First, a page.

Complex carbohydrates as starch are formed by linkage of monosaccharides as glucose and fructose [36], however low levels of starch were found during pollinated/ auxin treated fruit set in spite of over expression of enzymes related to starch (Fig. 5, Additional file 6). These evidences suggest that fruit set induced the availability of glucose and fructose free, not linked in complex polymers. Nevertheless, glucose and fructose levels were lower during parthenocarpic fruit set (Fig. 5), despite the activation of pyruvate kinase or glyceraldehyde-3-phosphate (Additional file 6).

Auxin, ethylene and gibberellin interaction regulates fruit set in zucchini

The activation of auxin and gibberellin signalling pathways, associated with repression of ethylene signals, trigger fruit set in Arabidopsis or tomato, [42], but the role of these hormones is still poorly understood in zucchini fruit set, probably because only few components of these signalling pathways have been indentified and few researches on fruit set has been carried out [5, 43].

Auxins play a critical role in the development of zucchini fruit [42, 44, 45]. RNA-seq showed that genes related to this hormone were the most representative in pollinated fruit and auxin treated fruit. Processes related to auxin signalling were enriched during pollination (Fig. 7) and application of synthetic auxins induced fruit growth in zucchini, causing the development of the ovary into an induced parthenocarpic fruit, suggesting its key role in fruit set [21, 45]. The majority of DEGs related to auxin were up-regulated, and most of them belong to Aux/IAA and PIN families (Fig. 7). Current models suggest that Aux/IAA genes encode nuclear proteins which form heterodimers with ARFs, and these heterodimers restrain the transcription of the early auxin response genes [46, 47, 48]. However, it was found over-expression of IAA4, IAA14 and IAA16 during fruit set not only in zucchini but also in tomato [22]. This particular regulation of these IAAs during fruit set, suggest that a minimum level of Aux/IAAs is required in order to create a negative feedback loop in the auxin signal transduction pathway, which enables the plant to fine-tune the strength of the auxin response. Moreover, over-expression of PIN1, PIN6 and WAT-1 found in zucchini fruit (Fig. 7), suggested that auxin response is also mediated by auxin polar transport in fruit tissues [42]. This regulation is translated into cell division and into cross-talk with other hormones such as ethylene and gibberellins [31, 42], most representative hormones together auxins during zucchini fruit (Fig. 7). Probably, downregulation of ethylene related genes (Fig. 7, Additional file 7) in zucchini fruit is caused by auxin. Addition of synthetic auxin or pollination has significant effects on the expression of the auxin related genes, regulating negatively ethylene production and signalling during fruit set [43]. ACO1, ACO3, ETR2 and EIN3-like genes were downregulated during fruit set (Fig. 7), and this downregulation has also reported previously in zucchini fruit [43], indicating that that ethylene production needs to be prevented for a proper fruit set. This crosstalk between auxin and ethylene has also been reported in tomato [21], displaying that the mRNA levels of several ethylene biosynthesis genes and genes involved in ethylene signalling decreased after pollination and recently, ETR2 inhibition resulted in earlier fruit set [49].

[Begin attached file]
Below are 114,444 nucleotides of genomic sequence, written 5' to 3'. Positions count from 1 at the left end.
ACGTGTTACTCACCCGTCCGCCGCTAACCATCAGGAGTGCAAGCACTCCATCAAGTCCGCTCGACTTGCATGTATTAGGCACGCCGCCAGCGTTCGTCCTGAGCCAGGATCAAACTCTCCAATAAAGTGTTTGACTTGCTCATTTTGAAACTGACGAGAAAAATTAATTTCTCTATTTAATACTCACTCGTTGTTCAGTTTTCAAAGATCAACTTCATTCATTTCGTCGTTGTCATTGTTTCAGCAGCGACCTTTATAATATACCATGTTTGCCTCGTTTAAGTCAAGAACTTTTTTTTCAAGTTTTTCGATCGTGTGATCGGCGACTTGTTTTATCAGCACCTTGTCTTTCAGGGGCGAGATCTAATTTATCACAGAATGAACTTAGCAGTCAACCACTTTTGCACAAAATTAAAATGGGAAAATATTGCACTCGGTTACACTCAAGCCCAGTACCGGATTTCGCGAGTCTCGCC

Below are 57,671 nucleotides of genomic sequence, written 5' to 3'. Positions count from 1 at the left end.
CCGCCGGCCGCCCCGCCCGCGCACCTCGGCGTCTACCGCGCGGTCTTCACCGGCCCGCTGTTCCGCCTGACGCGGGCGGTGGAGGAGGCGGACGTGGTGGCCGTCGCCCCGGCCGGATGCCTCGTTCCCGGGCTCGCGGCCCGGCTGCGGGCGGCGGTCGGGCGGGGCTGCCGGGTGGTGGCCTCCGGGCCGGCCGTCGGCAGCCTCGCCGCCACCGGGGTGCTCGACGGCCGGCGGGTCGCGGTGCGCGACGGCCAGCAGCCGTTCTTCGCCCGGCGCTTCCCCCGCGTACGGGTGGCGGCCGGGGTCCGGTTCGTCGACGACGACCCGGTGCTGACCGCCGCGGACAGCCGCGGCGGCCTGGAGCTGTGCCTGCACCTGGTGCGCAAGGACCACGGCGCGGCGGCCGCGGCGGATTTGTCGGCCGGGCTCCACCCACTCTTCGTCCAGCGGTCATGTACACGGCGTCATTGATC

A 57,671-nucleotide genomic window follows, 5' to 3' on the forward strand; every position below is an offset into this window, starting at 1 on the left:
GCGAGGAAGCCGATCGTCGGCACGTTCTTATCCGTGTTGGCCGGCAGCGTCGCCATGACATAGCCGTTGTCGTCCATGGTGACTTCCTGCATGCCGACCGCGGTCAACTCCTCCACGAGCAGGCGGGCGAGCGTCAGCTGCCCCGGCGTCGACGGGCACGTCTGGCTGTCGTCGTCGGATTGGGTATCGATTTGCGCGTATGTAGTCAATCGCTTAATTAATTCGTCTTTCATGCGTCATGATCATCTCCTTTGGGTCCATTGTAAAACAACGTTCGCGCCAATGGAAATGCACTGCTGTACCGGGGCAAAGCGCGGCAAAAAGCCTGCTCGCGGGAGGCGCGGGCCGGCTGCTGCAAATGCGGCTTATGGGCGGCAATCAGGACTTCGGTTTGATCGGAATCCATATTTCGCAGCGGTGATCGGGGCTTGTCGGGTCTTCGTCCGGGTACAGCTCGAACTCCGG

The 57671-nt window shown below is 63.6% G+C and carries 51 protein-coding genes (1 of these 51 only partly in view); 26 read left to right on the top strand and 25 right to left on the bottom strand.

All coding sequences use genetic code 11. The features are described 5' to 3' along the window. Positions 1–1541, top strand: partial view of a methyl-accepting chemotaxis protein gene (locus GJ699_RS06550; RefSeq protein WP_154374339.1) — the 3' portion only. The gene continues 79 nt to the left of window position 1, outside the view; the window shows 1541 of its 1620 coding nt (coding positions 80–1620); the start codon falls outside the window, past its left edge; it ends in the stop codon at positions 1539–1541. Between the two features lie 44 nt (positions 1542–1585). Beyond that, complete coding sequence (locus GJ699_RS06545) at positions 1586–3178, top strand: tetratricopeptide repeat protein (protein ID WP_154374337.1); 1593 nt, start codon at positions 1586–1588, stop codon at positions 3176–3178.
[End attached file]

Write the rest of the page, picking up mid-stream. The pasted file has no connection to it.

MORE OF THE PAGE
At the same time, downregulation of ABA biosynthesis related genes (Fig. 7), NCED1 and NCED3, occurred, suggested that auxin response also may imply the attenuation of ABA response [50]. Conversely, cluster analysis of DEGs revealed the strongly over-expression of a key role in gibberellin signalling (Fig. 7), GA20ox1 and downregulation of genes related with gibberellin catabolism (GID family), indicating that fruit set depends not only on auxin signalling activation but also on induction of gibberellin signalling pathway (Fig. 7). Similar regulation of these genes has been described previously in Arabidopsis and tomato during fruit development [8, 42]. In the case of Arabidopsis, GA20ox1 expression was increased in the ovules, whereas GA2ox gene expression was downregulated. Moreover, in the case of tomato fruit, GID1B and GA2ox genes were downregulated in contrast to GA20ox1 during fruit set, which was strongly up-regulated. However, this regulation does not appear to be independent of auxin, since auxin stimulates gibberellin biosynthesis through the transcriptional activation of GA20ox1 [8, 42]. These findings suggested that zucchini fruit development depends on the successful activation of the auxin and gibberellin signalling pathways as occurred in tomato.

Key genes for parthenocarpic fruit set in zucchini

Coordination between auxin, ethylene and gibberellin signalling pathways has proven to be an essential process for fruit set also in zucchini. The role of these hormones is still unknown in parthenocarpic process in zucchini. Differential expression analysis carried out in this assay have revealed a group of genes that showed the same regulation during pollinated/auxin treated and parthenocarpic fruit set (Additional file 7). ARF18, PIN1B, PIN8 and LAX1 were up-regulated like GA20ox1 and GASA4 gibberellin related genes This expression profile was similar to found in tomato or Arabidopsis, indicating the important role of these genes in parthenocarpy [22, 42]. Remarkably, over-expression of GA20ox1 gene seems to be crucial for fruit set and parthenocarpy process in zucchini. Moreover, this gene regulated fruit set in coordination of auxin signalling through the transcriptional activation of ARFs/IAAs as ARF18 [42]. The activation of auxin signaling repressed ethylene response in zucchini [43]. This repression was also observed during parthenocarpic fruit set through downregulation of ACO1, ETR2, ERF11 or ERF17 (Additional file 7). Gene expression analysis of this subset of genes has represented an important advance in parthenocarpy study in zucchini, and makes possible the introduction of this knowledge in breeding programmes.